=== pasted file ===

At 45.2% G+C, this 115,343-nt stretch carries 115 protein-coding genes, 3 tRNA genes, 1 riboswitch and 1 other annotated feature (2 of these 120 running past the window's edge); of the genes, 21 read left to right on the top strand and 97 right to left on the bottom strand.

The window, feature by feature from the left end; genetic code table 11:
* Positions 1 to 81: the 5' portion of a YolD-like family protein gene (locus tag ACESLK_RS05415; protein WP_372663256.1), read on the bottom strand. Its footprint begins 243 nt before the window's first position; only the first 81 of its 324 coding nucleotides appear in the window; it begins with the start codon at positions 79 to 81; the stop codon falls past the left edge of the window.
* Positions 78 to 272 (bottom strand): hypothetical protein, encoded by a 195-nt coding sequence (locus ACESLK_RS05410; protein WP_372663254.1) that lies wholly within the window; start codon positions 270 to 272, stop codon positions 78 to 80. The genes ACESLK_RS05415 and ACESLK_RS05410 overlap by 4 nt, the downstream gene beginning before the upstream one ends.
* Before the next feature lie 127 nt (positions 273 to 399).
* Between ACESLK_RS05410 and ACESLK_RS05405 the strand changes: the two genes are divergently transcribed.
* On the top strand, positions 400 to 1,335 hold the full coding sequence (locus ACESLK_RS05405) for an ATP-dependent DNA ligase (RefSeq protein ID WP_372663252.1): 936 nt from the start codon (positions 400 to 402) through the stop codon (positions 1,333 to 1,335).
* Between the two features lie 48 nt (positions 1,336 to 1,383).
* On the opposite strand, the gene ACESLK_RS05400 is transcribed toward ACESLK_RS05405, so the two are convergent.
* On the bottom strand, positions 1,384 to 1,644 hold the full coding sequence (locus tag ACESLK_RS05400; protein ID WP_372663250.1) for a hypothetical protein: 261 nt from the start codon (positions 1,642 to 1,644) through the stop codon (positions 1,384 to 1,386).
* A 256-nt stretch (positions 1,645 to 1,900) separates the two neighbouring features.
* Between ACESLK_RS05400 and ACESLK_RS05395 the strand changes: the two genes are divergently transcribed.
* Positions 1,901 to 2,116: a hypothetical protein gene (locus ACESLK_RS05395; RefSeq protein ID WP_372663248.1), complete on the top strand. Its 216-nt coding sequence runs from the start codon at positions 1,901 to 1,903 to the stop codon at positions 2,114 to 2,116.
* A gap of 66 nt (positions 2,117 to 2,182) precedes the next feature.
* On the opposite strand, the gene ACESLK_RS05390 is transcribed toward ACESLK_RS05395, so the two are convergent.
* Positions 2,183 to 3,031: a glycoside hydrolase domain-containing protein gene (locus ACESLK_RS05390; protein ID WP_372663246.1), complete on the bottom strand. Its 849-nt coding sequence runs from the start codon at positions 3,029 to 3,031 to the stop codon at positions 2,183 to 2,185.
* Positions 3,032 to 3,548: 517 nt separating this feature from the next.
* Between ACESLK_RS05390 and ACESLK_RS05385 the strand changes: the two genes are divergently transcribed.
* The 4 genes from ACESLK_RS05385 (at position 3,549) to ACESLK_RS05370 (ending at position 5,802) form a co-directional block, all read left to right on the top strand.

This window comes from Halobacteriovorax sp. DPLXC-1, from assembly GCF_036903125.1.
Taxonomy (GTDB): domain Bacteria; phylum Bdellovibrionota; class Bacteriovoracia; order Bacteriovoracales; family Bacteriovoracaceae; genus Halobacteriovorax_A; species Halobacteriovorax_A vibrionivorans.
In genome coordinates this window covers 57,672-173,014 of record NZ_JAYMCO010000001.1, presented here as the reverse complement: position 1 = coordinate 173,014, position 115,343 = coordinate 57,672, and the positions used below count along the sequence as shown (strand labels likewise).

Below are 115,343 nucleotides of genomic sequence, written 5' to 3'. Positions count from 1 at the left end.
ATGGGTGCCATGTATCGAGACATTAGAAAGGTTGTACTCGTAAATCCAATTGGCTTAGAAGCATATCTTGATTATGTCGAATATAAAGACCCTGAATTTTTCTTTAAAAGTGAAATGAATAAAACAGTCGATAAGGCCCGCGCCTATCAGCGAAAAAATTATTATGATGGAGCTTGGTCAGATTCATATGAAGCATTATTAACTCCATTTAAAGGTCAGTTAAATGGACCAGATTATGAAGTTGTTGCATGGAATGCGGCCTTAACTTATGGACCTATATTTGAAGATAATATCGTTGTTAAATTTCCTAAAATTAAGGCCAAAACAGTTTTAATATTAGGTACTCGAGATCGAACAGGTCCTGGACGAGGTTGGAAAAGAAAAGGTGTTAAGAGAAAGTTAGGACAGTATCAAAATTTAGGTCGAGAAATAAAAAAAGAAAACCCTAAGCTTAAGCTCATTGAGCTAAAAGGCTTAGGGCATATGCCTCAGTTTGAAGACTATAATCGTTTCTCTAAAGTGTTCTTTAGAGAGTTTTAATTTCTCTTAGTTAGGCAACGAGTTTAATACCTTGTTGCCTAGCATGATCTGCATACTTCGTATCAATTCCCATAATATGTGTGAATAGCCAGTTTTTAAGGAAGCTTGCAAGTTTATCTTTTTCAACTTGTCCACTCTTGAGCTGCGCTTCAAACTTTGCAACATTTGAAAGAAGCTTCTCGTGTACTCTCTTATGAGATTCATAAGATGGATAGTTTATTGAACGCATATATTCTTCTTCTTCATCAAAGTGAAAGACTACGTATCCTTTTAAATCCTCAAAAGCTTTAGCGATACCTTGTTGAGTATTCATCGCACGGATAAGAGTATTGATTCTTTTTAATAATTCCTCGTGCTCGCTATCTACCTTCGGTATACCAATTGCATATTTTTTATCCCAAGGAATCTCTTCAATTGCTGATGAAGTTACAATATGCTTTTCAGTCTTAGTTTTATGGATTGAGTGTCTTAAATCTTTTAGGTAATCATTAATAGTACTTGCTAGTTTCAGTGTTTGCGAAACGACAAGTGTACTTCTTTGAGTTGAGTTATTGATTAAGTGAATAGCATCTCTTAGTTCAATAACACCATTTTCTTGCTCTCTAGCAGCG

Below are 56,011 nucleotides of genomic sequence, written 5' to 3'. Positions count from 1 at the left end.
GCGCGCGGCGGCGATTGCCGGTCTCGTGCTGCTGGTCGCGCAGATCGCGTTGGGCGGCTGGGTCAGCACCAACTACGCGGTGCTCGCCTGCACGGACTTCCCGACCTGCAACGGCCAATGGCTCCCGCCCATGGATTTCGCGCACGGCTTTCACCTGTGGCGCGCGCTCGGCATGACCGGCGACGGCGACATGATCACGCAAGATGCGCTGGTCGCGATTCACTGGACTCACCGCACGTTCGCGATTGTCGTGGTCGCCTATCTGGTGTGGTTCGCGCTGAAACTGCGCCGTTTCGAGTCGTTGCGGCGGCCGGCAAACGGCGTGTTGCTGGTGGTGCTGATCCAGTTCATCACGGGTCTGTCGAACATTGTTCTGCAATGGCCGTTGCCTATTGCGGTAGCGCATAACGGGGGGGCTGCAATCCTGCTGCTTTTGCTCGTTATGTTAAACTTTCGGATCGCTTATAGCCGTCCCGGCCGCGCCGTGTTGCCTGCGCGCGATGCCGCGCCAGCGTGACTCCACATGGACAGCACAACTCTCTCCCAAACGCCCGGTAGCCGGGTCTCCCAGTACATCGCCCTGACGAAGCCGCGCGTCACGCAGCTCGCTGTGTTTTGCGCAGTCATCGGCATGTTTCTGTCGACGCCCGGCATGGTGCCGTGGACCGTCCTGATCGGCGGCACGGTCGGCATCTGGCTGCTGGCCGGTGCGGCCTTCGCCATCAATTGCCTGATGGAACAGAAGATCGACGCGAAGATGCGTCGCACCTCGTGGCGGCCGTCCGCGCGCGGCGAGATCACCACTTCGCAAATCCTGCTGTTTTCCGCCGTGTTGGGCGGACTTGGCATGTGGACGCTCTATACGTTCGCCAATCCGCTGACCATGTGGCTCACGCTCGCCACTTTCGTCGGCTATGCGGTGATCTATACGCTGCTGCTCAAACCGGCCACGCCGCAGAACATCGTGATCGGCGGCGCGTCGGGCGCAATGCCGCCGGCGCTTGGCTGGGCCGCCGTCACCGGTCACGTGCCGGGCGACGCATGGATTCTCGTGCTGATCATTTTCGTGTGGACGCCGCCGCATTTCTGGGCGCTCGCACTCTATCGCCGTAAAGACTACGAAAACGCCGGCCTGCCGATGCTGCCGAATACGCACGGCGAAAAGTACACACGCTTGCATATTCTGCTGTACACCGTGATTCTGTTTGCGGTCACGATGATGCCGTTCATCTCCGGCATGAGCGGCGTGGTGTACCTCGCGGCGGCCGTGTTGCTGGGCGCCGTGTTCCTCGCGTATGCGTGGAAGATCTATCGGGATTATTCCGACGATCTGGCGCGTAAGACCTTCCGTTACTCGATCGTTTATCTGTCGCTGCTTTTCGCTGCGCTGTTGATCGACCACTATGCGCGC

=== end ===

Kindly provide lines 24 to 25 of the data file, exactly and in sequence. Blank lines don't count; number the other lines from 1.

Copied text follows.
ATGGGTGCCATGTATCGAGACATTAGAAAGGTTGTACTCGTAAATCCAATTGGCTTAGAAGCATATCTTGATTATGTCGAATATAAAGACCCTGAATTTTTCTTTAAAAGTGAAATGAATAAAACAGTCGATAAGGCCCGCGCCTATCAGCGAAAAAATTATTATGATGGAGCTTGGTCAGATTCATATGAAGCATTATTAACTCCATTTAAAGGTCAGTTAAATGGACCAGATTATGAAGTTGTTGCATGGAATGCGGCCTTAACTTATGGACCTATATTTGAAGATAATATCGTTGTTAAATTTCCTAAAATTAAGGCCAAAACAGTTTTAATATTAGGTACTCGAGATCGAACAGGTCCTGGACGAGGTTGGAAAAGAAAAGGTGTTAAGAGAAAGTTAGGACAGTATCAAAATTTAGGTCGAGAAATAAAAAAAGAAAACCCTAAGCTTAAGCTCATTGAGCTAAAAGGCTTAGGGCATATGCCTCAGTTTGAAGACTATAATCGTTTCTCTAAAGTGTTCTTTAGAGAGTTTTAATTTCTCTTAGTTAGGCAACGAGTTTAATACCTTGTTGCCTAGCATGATCTGCATACTTCGTATCAATTCCCATAATATGTGTGAATAGCCAGTTTTTAAGGAAGCTTGCAAGTTTATCTTTTTCAACTTGTCCACTCTTGAGCTGCGCTTCAAACTTTGCAACATTTGAAAGAAGCTTCTCGTGTACTCTCTTATGAGATTCATAAGATGGATAGTTTATTGAACGCATATATTCTTCTTCTTCATCAAAGTGAAAGACTACGTATCCTTTTAAATCCTCAAAAGCTTTAGCGATACCTTGTTGAGTATTCATCGCACGGATAAGAGTATTGATTCTTTTTAATAATTCCTCGTGCTCGCTATCTACCTTCGGTATACCAATTGCATATTTTTTATCCCAAGGAATCTCTTCAATTGCTGATGAAGTTACAATATGCTTTTCAGTCTTAGTTTTATGGATTGAGTGTCTTAAATCTTTTAGGTAATCATTAATAGTACTTGCTAGTTTCAGTGTTTGCGAAACGACAAGTGTACTTCTTTGAGTTGAGTTATTGATTAAGTGAATAGCATCTCTTAGTTCAATAACACCATTTTCTTGCTCTCTAGCAGCG

Below are 56,011 nucleotides of genomic sequence, written 5' to 3'. Positions count from 1 at the left end.